Appointing more women to company boards in the Gulf Coast Countries (GCC) is “not a priority” in the current economic climate, according to research undertaken by Deloitte with the GCC Chapter of the 30% Club.
The research found that executives believe there are more pressing concerns at present such as oil prices and geopolitics.
“… the majority of respondents felt that a greater number of women at board level is not a priority in the GCC presently, although some noted that this could also be said of anywhere in the world, and that gender diversity is a concept that is often talked about but not acted upon,” said the report.
One respondent, a male expat, told Deloitte: “The cultural attitude is the overwhelming factor why there aren’t more senior women.
“It’s unrealistic to expect companies to overcome these cultural and societal issues—it’s an uphill battle.”
The study came as the 30% Club launched its GCC Chapter. Deloitte points out that female membership of GCC boards is currently only at 2%, according to the International Labour Organisation. The GCC Board of Directors Institute places the number at less than 1%.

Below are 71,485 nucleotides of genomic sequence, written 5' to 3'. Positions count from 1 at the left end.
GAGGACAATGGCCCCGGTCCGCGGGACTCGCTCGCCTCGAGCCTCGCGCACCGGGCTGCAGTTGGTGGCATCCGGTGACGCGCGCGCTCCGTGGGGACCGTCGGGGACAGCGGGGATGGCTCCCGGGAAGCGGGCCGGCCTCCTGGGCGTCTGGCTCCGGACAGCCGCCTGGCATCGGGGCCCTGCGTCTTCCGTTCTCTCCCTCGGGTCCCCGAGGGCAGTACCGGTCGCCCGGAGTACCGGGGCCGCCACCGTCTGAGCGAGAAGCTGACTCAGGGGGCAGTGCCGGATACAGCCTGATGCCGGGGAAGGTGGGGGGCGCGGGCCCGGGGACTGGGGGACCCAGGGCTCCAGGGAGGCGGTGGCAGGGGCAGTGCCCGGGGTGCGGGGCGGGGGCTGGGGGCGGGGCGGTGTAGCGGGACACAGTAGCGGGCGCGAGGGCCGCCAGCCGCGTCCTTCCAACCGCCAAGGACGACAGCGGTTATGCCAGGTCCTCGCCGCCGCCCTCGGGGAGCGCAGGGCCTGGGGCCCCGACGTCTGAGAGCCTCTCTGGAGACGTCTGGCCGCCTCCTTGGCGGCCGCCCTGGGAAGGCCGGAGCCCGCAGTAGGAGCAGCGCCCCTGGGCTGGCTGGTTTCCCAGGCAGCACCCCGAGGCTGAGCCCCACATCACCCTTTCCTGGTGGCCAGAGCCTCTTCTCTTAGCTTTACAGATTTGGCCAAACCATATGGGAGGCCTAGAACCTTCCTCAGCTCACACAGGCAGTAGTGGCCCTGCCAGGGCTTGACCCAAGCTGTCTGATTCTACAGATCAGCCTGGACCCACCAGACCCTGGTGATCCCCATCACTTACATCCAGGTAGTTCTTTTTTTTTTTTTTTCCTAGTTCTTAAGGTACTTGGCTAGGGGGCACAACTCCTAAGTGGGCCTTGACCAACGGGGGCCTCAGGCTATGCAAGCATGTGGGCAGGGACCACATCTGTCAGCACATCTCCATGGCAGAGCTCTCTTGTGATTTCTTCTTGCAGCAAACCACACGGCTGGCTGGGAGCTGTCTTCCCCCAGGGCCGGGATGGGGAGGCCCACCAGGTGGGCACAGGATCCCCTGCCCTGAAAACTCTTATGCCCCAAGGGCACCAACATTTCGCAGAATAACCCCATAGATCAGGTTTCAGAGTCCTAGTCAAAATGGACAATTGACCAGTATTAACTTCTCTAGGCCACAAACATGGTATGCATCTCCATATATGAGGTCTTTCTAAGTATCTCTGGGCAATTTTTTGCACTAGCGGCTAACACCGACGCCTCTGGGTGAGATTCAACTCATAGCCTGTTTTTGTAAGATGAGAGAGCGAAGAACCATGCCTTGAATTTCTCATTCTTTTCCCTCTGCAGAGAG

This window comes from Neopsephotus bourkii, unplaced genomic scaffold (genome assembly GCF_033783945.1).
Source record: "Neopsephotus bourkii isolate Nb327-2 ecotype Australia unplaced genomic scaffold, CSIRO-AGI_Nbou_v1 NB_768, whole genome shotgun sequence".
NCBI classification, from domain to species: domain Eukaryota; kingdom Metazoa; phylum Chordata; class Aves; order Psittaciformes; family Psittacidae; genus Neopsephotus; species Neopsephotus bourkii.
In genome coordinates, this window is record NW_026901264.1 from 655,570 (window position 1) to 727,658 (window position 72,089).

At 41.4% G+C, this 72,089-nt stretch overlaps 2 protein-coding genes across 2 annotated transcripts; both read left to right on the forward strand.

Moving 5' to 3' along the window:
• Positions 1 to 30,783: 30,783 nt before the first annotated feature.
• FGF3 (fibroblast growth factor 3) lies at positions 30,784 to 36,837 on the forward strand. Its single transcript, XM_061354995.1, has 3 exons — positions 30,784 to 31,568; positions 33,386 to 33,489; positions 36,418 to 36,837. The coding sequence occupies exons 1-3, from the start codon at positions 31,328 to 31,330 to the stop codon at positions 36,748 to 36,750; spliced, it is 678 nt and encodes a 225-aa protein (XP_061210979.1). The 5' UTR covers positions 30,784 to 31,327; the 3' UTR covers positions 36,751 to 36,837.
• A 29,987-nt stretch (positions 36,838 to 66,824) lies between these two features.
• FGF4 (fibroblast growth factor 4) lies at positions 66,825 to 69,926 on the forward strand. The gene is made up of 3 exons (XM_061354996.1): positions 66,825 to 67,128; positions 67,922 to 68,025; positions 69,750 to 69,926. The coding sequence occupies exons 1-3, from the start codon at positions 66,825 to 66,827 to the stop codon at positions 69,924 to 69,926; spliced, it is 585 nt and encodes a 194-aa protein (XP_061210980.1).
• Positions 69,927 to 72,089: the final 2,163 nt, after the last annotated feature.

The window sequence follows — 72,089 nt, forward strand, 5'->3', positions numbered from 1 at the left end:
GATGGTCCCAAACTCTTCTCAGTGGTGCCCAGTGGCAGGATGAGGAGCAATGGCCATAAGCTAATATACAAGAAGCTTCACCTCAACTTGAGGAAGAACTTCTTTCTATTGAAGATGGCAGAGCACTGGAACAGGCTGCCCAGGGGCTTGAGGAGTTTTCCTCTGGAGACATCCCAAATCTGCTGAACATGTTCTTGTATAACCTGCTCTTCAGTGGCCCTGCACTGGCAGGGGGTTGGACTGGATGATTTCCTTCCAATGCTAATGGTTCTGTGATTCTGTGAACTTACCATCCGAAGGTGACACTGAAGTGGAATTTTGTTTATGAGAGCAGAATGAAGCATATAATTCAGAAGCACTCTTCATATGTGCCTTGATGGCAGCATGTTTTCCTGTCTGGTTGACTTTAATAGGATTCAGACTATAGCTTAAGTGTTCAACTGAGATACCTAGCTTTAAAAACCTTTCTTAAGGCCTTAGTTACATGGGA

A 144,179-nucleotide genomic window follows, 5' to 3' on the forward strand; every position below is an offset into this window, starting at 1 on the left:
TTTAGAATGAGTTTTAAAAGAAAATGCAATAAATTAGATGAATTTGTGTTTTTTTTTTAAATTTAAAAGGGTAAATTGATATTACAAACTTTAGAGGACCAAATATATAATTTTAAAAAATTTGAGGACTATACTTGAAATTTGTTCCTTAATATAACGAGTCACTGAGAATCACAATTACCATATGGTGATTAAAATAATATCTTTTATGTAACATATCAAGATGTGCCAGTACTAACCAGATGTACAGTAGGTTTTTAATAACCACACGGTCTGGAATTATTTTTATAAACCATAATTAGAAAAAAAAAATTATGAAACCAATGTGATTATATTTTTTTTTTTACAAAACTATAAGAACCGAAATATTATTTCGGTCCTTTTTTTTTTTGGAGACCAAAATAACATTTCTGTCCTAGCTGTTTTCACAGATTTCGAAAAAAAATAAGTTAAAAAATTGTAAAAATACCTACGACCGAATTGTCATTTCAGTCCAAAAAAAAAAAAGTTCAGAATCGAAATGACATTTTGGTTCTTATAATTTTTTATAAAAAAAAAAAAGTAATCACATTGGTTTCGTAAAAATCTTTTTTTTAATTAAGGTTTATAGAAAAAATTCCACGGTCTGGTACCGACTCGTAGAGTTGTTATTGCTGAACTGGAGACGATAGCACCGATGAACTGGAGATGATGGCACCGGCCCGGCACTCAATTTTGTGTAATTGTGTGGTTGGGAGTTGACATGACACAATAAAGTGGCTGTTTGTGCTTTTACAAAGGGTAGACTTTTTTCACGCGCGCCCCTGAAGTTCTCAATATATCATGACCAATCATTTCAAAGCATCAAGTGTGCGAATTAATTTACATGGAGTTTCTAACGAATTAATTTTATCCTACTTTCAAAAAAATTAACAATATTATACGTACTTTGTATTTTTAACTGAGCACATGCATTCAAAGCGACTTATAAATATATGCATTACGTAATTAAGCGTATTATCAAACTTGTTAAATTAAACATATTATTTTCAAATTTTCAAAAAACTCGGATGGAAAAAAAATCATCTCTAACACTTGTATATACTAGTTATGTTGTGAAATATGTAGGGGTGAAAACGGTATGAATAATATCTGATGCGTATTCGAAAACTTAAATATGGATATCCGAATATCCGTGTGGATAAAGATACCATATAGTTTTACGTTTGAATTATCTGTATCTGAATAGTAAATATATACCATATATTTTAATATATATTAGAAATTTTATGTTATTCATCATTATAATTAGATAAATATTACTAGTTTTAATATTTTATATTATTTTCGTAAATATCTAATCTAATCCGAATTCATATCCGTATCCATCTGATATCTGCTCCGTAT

The 30% Club notes on its homepage that the figure for the FTSE 100 is currently 26%. The S&P 100 is 23.2% while the Hang Seng 50 in Hong Kong is 11.9%.
Humana Abu-Hannoud, a founding member of the GCC chapter of the 30% Club, and head of corporate affairs at Hills Advertising in Dubai, recently told The National newspaper: “It is not a qualification issue; there are many qualified and board-ready women out there.
“The question is, how much awareness is there about the value of the role of women on boards, and how much access and exposure is there to the pool of qualified women that are ready to serve on boards?”
The 30% Club was launched in the UK in 2010.